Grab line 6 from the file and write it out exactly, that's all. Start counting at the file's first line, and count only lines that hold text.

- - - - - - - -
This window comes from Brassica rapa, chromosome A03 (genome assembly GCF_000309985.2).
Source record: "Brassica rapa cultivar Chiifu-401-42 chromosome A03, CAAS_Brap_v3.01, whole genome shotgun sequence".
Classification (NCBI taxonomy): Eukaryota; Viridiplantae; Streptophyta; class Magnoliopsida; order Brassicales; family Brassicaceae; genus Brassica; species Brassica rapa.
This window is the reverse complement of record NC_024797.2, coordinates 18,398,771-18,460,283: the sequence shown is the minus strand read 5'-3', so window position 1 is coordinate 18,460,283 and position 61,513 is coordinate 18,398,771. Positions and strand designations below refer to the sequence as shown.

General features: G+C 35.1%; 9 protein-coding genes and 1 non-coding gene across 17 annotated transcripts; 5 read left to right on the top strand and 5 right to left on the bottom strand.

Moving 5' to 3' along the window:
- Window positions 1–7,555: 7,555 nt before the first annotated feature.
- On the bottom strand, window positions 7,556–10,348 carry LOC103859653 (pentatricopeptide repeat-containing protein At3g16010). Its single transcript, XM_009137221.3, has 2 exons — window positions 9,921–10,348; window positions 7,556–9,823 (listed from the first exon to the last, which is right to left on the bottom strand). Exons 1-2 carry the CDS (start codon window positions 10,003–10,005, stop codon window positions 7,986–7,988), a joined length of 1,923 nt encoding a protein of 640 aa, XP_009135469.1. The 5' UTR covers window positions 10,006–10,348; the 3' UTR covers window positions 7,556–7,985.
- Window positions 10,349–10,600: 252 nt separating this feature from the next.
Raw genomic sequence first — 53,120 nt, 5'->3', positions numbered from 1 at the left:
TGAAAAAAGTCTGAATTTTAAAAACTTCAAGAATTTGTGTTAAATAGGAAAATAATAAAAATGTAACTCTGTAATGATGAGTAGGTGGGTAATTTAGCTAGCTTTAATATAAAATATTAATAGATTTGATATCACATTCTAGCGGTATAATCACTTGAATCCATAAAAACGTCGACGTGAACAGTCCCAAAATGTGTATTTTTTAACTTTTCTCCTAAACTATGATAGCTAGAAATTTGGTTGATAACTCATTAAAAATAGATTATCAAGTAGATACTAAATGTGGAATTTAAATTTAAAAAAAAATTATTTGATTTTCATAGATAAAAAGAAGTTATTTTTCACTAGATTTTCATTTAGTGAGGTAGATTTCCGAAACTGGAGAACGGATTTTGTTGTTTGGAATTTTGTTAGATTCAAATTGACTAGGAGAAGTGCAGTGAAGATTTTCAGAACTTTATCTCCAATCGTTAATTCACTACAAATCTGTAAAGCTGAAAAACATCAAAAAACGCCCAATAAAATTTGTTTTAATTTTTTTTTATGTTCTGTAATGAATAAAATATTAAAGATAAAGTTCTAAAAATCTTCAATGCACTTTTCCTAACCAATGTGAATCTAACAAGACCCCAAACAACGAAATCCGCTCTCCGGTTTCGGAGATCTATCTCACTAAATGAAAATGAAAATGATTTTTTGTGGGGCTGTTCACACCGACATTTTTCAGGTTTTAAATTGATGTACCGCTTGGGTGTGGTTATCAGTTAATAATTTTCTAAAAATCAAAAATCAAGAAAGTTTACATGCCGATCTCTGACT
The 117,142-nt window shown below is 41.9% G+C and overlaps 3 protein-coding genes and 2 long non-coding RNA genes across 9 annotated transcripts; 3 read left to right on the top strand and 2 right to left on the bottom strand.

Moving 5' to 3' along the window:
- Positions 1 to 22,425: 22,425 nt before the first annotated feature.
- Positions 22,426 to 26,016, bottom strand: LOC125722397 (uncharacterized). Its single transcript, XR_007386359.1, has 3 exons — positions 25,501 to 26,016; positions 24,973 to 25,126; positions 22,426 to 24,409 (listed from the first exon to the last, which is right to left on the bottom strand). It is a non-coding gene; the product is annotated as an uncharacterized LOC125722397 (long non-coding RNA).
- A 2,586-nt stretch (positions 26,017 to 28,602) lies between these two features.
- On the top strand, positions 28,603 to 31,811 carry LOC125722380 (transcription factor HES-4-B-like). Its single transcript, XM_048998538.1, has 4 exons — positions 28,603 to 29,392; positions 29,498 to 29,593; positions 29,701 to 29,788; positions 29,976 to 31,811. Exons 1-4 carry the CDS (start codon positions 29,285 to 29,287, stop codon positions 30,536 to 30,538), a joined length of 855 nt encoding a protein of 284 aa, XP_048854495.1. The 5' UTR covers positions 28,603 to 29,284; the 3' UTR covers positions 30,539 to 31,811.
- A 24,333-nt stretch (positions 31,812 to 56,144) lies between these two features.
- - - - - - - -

Moving 5' to 3' along the window: